A college sends rejection letters to applicants from Nigeria
A teacher who went to a conference in Dallas is put on leave
A principal who went to his brother's funeral in Africa is now on vacation
A TSA agent who patted down Amber Vinson is sent home
This is getting ridiculous.
While the threat of Ebola is very real in Africa, the paranoia it’s generated in the United States is unreal.
You can count the number of documented cases in America on two hands – and still have fingers to spare.
There are eight confirmed cases. And in each one, the patient was either infected in Liberia or Sierra Leone, or had contact with Thomas Eric Duncan, the Liberian returnee who’s the sole fatality of the disease in the U.S.
Health care professionals, both within the government and those with little reason to parrot a party line, insist that the chances of any of us catching the virus are minuscule.
If we really need something to worry about, they say, worry about getting your flu shots. From 1976 through 2007, flu-related causes killed between 3,000 and 49,000 people in the U.S.
And yet, the disproportionate hysteria over Ebola multiplies contagiously.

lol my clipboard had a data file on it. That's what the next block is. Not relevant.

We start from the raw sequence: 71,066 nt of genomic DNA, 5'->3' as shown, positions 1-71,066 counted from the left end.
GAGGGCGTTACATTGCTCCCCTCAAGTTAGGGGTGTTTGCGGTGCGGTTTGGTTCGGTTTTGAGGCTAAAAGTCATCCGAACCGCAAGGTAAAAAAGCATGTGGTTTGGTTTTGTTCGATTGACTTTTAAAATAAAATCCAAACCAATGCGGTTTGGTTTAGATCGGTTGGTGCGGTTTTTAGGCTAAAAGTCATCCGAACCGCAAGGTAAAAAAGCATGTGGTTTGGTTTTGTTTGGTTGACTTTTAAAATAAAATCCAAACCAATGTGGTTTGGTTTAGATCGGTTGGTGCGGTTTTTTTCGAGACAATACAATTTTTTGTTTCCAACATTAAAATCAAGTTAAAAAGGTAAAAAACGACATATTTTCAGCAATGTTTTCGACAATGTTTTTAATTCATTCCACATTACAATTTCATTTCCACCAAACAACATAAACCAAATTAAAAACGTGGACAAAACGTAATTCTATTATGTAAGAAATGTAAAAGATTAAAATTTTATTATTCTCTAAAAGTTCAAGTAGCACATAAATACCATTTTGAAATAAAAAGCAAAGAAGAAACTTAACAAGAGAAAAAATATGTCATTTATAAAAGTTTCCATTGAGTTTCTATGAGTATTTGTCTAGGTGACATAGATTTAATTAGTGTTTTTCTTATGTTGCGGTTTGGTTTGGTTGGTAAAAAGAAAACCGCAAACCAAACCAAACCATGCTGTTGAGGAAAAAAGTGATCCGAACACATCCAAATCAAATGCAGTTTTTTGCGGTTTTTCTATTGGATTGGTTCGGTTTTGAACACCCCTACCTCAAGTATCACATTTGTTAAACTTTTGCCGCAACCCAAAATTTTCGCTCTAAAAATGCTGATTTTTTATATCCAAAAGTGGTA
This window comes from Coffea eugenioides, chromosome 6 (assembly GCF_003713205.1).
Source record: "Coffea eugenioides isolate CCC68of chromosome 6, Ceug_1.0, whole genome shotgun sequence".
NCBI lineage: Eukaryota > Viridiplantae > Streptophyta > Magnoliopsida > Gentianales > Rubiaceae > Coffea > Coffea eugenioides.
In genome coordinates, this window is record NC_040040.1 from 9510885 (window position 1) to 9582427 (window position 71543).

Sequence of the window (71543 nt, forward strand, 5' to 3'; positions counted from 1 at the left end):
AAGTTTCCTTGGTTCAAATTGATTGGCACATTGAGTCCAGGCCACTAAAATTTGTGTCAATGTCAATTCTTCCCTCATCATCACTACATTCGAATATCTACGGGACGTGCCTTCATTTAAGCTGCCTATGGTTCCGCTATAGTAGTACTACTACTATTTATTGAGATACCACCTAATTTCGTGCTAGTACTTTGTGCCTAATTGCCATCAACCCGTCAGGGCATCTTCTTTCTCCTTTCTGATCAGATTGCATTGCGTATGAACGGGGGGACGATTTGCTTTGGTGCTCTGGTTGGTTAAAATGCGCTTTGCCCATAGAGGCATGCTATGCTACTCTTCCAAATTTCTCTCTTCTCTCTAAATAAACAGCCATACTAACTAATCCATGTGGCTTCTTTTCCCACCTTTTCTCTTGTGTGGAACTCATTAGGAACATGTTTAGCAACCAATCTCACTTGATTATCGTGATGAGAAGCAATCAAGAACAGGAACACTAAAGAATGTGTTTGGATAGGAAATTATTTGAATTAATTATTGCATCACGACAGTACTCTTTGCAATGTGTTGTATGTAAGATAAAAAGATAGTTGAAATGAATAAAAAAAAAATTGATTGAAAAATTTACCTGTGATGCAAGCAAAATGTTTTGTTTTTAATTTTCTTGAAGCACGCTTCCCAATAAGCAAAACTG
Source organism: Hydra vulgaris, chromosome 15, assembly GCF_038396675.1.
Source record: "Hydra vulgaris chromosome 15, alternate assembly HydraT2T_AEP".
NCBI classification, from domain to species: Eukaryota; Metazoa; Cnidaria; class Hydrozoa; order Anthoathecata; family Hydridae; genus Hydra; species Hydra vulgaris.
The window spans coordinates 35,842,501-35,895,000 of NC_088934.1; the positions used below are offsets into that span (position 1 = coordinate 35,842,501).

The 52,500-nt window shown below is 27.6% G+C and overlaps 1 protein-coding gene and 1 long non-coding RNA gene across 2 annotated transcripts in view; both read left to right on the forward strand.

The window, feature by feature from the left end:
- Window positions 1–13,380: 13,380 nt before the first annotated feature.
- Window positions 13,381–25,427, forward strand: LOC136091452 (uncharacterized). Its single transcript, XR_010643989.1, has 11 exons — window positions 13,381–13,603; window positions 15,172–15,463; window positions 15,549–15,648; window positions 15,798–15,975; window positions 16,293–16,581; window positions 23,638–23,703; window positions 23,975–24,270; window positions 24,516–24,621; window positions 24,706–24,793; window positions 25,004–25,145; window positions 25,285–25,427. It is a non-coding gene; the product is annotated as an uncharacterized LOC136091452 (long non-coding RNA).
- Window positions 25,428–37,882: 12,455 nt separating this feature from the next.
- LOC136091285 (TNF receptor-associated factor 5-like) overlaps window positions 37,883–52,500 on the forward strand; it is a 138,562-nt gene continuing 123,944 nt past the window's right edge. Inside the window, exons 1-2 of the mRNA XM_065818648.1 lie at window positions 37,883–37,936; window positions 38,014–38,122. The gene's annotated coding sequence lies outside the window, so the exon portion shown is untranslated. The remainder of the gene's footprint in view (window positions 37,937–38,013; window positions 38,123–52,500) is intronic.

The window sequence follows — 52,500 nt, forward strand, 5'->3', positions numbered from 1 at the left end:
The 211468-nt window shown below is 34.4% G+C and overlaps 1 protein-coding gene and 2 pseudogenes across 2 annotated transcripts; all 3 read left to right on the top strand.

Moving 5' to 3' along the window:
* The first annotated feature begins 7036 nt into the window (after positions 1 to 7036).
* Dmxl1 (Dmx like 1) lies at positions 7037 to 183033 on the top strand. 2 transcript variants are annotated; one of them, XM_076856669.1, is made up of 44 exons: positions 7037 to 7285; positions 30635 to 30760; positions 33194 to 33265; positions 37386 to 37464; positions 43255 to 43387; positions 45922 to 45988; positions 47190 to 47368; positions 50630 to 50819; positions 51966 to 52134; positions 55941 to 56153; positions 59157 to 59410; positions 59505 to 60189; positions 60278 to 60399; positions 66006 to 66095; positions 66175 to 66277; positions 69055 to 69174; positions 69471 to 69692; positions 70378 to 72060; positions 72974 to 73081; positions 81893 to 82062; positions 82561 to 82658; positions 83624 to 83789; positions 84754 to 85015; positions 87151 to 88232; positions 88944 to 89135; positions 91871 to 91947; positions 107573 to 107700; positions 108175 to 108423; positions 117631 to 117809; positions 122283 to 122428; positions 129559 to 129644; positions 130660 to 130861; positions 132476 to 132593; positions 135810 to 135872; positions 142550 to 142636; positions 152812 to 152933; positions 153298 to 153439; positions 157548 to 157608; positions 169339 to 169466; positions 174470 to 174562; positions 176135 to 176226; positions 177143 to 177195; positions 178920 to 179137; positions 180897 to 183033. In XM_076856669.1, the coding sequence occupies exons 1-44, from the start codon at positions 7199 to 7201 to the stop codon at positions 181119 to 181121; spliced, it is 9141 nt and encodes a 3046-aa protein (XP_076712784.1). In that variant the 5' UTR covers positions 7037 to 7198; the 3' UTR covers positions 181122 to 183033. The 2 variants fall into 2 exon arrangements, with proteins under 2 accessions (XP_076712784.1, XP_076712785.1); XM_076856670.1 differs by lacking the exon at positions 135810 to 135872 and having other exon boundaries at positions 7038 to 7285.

Mel Robbins, a CNN commentator and legal analyst, has given it a name: Fear-bola.
“Fear-bola attacks the part of the brain responsible for rational thinking,” she says. “It starts with a low-grade concern about the two health care workers diagnosed with Ebola in Dallas and slowly builds into fear of a widespread epidemic in the United States.”
How bad is it?
So bad that nearly two thirds of those queried in a Washington Post/ABC News poll said they’re concerned about an epidemic in the U.S.
So bad that the Centers for Disease Control, in the first week of October, fielded 800 calls from concerned Americans.
So bad that even after a Dallas lab worker – who isolated herself in her cabin during a Carnival Cruise because she may have possibly handled Duncan’s clinical specimen – was cle